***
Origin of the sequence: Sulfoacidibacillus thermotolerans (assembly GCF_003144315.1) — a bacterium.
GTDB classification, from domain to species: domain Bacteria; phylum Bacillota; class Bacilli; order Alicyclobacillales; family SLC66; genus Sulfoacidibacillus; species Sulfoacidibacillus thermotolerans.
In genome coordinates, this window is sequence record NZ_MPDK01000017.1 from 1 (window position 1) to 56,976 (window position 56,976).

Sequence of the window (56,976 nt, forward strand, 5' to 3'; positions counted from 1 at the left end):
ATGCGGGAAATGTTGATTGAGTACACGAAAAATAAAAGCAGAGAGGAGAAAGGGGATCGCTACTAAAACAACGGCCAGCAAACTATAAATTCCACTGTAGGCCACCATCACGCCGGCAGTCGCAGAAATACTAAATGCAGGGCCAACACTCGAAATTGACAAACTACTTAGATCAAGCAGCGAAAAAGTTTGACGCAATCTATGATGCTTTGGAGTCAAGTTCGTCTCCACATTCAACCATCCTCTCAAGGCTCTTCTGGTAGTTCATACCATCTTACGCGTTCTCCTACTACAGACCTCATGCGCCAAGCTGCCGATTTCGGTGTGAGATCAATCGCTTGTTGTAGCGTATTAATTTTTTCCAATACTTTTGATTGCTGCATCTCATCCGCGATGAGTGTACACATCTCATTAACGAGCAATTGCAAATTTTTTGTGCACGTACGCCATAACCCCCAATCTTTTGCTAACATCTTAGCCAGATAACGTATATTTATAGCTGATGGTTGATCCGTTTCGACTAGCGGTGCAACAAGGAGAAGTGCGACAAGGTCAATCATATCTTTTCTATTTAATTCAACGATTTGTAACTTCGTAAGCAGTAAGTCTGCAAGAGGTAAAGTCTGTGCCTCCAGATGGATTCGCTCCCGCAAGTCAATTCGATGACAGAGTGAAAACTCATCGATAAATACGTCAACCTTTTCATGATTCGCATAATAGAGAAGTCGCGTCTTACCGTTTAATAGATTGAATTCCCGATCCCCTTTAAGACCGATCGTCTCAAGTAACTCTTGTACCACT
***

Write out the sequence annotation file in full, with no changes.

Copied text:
Origin of the sequence: Sulfoacidibacillus thermotolerans (assembly GCF_003144315.1) — a bacterium.
GTDB classification, from domain to species: domain Bacteria; phylum Bacillota; class Bacilli; order Alicyclobacillales; family SLC66; genus Sulfoacidibacillus; species Sulfoacidibacillus thermotolerans.
In genome coordinates, this window is sequence record NZ_MPDK01000017.1 from 1 (window position 1) to 56,976 (window position 56,976).

Sequence of the window (56,976 nt, forward strand, 5' to 3'; positions counted from 1 at the left end):
ATGCGGGAAATGTTGATTGAGTACACGAAAAATAAAAGCAGAGAGGAGAAAGGGGATCGCTACTAAAACAACGGCCAGCAAACTATAAATTCCACTGTAGGCCACCATCACGCCGGCAGTCGCAGAAATACTAAATGCAGGGCCAACACTCGAAATTGACAAACTACTTAGATCAAGCAGCGAAAAAGTTTGACGCAATCTATGATGCTTTGGAGTCAAGTTCGTCTCCACATTCAACCATCCTCTCAAGGCTCTTCTGGTAGTTCATACCATCTTACGCGTTCTCCTACTACAGACCTCATGCGCCAAGCTGCCGATTTCGGTGTGAGATCAATCGCTTGTTGTAGCGTATTAATTTTTTCCAATACTTTTGATTGCTGCATCTCATCCGCGATGAGTGTACACATCTCATTAACGAGCAATTGCAAATTTTTTGTGCACGTACGCCATAACCCCCAATCTTTTGCTAACATCTTAGCCAGATAACGTATATTTATAGCTGATGGTTGATCCGTTTCGACTAGCGGTGCAACAAGGAGAAGTGCGACAAGGTCAATCATATCTTTTCTATTTAATTCAACGATTTGTAACTTCGTAAGCAGTAAGTCTGCAAGAGGTAAAGTCTGTGCCTCCAGATGGATTCGCTCCCGCAAGTCAATTCGATGACAGAGTGAAAACTCATCGATAAATACGTCAACCTTTTCATGATTCGCATAATAGAGAAGTCGCGTCTTACCGTTTAATAGATTGAATTCCCGATCCCCTTTAAGACCGATCGTCTCAAGTAACTCTTGTACCACT